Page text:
This research evaluated the effects of cocaine (COC) composition, COC incorporation by ingestion and external contamination, and hair color (light and dark hair) on COC analytes and analyte-to-parent ratios found in hair.
The research concluded that the use of cut-off concentrations for any or all of the COC analytes would not be sufficiently reliable to discriminate a COC user’s hair from a nonuser’s hair contaminated with COC from the environment. The use of analyte ratios provides more information and some ability to discriminate user specimens from contaminated specimens; however, the use of cocaethylene (CE) and norcocaine (NCOC) concentrations and ratios does not discriminate any more efficiently than decision criteria using only benzoylecgonine (BE) and COC. All three analytes (CE, NCOC, and BE) can be present in varied concentrations in illicit COC as byproducts of the manufacturing process, which will confound the use of ratios in discriminating contaminated hair from user hair. Even after decontaminating the hair, the application of concentration and ratio decision points did not adequately discriminate contamination from drug use. These results have implications for the proposed Federal Mandatory Guidelines for laboratory testing, because the decision criteria as proposed in this study do not adequately discriminate contamination. This is of particular concern for individuals whose occupation (e.g., law enforcement) may put them in contact with large amounts of COC in their environment, which can then be transferred to samples of tested hair. A requirement for decontamination and further research are needed in order to determine the viability of comparative criteria using information from the decontamination. The study methodology involved the evaluation of COC and COC analyte concentrations and ratios in user hair from various populations, hair contaminated with various sources of COC, and an alternate external application of COC to hair (fortification). 18 figures, 31 tables, 62 references, a listing of publication and presentation on the findings, and appended detailed data on user population and contaminated hair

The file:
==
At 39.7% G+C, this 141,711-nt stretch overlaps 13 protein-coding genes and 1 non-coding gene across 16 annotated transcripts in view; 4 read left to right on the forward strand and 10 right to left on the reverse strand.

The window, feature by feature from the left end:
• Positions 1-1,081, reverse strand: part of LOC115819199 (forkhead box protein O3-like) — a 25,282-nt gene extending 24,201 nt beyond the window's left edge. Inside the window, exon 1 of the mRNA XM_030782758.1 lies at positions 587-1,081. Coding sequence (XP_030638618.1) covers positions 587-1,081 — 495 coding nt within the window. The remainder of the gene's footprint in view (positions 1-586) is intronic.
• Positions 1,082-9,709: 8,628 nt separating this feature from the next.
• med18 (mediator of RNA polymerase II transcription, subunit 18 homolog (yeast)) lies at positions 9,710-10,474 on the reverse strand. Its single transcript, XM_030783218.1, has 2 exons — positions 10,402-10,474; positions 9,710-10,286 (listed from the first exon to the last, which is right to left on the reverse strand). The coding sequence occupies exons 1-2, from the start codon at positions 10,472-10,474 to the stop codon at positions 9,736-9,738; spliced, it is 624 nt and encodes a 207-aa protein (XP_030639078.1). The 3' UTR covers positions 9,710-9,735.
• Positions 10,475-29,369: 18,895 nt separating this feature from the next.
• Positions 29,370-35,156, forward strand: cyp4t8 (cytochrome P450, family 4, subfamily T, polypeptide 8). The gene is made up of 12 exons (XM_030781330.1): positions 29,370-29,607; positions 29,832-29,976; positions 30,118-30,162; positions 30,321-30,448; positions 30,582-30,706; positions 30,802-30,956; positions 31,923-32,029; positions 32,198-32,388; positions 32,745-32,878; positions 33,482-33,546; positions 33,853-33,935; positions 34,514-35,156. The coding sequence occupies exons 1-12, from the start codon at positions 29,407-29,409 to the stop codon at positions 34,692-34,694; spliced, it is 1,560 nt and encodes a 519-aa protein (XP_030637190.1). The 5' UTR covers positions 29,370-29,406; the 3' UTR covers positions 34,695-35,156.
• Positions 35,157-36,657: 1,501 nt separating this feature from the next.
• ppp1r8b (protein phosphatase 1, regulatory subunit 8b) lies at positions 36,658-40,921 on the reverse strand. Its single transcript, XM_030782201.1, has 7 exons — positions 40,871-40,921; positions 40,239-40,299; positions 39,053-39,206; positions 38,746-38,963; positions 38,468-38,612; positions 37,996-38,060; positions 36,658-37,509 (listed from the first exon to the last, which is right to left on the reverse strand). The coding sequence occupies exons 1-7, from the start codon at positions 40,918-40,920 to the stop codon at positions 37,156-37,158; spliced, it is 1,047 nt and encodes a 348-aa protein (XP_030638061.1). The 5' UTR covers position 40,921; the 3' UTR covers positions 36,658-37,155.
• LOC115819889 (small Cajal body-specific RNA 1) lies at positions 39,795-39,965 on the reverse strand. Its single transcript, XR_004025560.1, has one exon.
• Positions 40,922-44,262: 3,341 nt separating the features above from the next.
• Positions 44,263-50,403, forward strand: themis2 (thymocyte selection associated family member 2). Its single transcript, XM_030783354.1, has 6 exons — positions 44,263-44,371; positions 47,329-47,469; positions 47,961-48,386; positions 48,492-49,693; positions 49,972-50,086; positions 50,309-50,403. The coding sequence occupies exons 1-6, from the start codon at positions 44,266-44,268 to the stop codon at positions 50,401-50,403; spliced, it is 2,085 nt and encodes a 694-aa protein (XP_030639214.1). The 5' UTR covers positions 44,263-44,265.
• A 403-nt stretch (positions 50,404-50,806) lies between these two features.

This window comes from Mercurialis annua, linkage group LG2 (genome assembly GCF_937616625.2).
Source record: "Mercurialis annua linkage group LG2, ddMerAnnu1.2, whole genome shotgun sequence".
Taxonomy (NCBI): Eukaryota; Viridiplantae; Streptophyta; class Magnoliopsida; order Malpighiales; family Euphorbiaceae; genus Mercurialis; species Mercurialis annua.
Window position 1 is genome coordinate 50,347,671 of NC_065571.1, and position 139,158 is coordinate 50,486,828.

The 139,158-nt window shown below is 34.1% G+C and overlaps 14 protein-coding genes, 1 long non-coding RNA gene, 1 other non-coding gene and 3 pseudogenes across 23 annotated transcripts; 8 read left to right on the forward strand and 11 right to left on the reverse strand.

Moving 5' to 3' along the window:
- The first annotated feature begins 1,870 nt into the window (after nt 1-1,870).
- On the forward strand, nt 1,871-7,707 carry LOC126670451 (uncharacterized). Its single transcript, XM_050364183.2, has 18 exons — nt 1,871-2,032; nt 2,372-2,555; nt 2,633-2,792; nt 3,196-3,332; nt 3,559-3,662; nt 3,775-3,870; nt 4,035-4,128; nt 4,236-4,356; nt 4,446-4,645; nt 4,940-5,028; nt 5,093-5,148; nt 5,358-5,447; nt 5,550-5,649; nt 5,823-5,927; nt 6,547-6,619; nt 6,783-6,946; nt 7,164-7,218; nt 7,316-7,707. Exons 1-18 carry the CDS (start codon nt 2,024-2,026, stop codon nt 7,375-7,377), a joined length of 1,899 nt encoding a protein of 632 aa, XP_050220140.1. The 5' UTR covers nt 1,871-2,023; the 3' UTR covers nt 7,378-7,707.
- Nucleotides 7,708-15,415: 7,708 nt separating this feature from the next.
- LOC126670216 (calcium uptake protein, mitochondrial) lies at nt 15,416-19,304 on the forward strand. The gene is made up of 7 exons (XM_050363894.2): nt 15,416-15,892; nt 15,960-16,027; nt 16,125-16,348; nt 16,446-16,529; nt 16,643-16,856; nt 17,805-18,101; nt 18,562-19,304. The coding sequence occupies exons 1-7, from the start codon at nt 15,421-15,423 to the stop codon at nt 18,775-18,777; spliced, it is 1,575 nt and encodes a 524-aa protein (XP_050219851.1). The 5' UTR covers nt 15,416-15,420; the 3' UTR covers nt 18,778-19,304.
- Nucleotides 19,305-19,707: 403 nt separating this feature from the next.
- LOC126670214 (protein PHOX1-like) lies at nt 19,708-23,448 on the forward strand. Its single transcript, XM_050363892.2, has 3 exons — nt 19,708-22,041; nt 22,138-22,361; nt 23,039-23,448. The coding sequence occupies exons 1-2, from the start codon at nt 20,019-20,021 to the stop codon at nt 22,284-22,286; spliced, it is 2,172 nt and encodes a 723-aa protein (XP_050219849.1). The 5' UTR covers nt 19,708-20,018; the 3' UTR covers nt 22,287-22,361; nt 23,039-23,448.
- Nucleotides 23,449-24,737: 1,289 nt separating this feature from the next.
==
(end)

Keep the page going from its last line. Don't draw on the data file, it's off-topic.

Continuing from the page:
Date Published: January 1, 2008